March 22, 2006
|Net Oil Available For Consumption||Peak Oil|
We're all watching for the global peak in overall oil production, but another very important peak will come sooner — maybe it already has. That's the peak in what Herdal calls "net oil for consumption" — the amount of oil that's being produced minus the oil-equivalent of the energy used to find, extract, transport, and refine that oil.
The giant fields of light sweet crude were discovered long ago. What's left are the much smaller and harder to reach fields containing oil that's harder to refine. So the energy cost of each new barrel keeps going up. Which means the net energy value of each new barrel keeps going down. At the end of the day, it's not a question of how much oil is pumped out of the ground. It's a question of the net energy available for consumption. Excerpt:
Peak Oil is the buzzword among oil critics today, describing the point when global gross oil production peaks and starts on its irreversible decline. Although this is an important turn of the tide, we should not forget that net oil for consumption will peak long before peak oil. Possibly it already has.
There are two aspects of the law of diminishing returns related to oil production to consider.
The more important aspect is the gradually worsening energy net return on energy invested (ENROI). More oil and other forms of energy are expended in finding, producing and delivering the same amount of oil to the market. The industry must turn to smaller sources of oil that are costlier to exploit.
The few fields still being discovered on the Norwegian shelf are dwarfs compared to the big fields still in production (and that by now have been emptied for roughly three fourths of their extractable oil). [...]
In the Gulf of Mexico, oil companies are now drilling down to 30,000 feet. According to US Congressman Roscoe Bartlett, there are 530,000 producing oil wells in the US today (averaging less than 10 barrels production a day); still production is slowly declining.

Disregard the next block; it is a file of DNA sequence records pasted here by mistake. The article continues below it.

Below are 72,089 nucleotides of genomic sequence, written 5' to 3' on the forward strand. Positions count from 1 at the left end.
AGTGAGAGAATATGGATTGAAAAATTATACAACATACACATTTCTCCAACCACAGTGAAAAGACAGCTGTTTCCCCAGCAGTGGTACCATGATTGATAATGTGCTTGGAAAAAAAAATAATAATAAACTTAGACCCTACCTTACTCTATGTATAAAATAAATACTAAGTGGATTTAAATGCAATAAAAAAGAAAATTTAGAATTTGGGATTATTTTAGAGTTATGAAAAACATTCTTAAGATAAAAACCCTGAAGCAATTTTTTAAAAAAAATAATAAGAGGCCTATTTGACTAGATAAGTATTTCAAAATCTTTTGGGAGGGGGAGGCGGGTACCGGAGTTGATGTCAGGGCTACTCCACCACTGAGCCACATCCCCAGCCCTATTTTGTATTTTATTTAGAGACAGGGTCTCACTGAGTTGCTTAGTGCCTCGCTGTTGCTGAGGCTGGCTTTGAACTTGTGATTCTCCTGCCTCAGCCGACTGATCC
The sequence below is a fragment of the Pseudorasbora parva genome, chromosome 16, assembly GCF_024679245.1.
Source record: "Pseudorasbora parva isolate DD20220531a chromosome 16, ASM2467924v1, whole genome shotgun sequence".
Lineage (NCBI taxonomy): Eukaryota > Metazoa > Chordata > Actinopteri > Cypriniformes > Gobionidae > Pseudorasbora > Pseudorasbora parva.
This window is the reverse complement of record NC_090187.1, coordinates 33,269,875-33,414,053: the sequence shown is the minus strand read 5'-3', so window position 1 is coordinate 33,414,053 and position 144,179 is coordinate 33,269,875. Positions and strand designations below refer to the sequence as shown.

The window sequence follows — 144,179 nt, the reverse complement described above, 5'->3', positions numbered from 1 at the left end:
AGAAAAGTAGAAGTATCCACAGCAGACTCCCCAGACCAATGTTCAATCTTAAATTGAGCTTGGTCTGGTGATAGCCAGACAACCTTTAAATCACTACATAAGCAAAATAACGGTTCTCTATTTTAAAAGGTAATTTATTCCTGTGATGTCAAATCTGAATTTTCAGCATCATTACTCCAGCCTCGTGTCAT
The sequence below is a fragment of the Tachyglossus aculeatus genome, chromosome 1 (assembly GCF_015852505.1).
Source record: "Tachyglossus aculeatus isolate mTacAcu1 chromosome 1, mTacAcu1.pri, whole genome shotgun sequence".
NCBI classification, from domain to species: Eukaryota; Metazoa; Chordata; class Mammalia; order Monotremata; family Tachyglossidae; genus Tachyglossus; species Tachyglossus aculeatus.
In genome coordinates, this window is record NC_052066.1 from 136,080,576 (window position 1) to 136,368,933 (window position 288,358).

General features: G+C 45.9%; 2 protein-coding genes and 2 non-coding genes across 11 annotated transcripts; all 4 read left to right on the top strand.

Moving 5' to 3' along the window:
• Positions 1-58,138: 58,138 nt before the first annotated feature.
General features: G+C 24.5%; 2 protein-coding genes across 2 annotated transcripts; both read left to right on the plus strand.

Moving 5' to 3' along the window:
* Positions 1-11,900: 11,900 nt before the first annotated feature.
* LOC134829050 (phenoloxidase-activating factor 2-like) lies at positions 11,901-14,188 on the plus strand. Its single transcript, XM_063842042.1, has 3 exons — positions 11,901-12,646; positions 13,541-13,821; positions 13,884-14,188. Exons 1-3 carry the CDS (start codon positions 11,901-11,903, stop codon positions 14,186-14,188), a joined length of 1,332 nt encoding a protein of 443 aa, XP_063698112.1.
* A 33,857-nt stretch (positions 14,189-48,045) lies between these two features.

Estimates differ, but it seems likely that between 3 and 5 barrels are now required to produce 10 barrels of oil in the US. Of 5 million barrels produced a day, perhaps only 3 million reach consumers.
This trend is global. Even in the Middle East, where this ratio for decades has been estimated to be 1:10, billions of dollars must now be spent just to keep production going.
New techniques, like horizontal drilling, seem to increase the oil output of a field, but they also require more energy. Production drilling takes a lot of energy. You have to drill more and longer wells to get the same amount of oil. Injection of water and gas also takes a lot of energy. Deeper and deeper offshore wells — the same.
When the global energy costs increase by 10 percent of the total production, practically the whole Saudi-Arabian oil production is down the drain.
The second factor to consider is oil quality, actually another side of the same issue. Oil on the world market is gradually becoming heavier (and increasingly sour, which is an environmental problem). Heavy oil is more difficult, more expensive and more energy intensive to refine into the lighter products demanded by the market, such as gasoline, diesel and airplane fuel.
The situation in the US is now a perfect illustration of the consequences of this trend. Refineries are flooded with heavy oil that they are not able to process. Oil reserves are up, while US imports of gasoline are also up 20 percent from February 2005 compared to the same month this year.
We will seriously misjudge our situation if we only focus on gross production Peak Oil and neglect the worsening quality of oil and worsening energy net return on energy invested (ENROI). [Emphasis added]
Oil spent getting other oil is like oil we never had.
Which is an enormously important point. It's not just Peak Oil that matters. It's the peak in net oil available for consumption. And as Herdal says, that peak may already be behind us.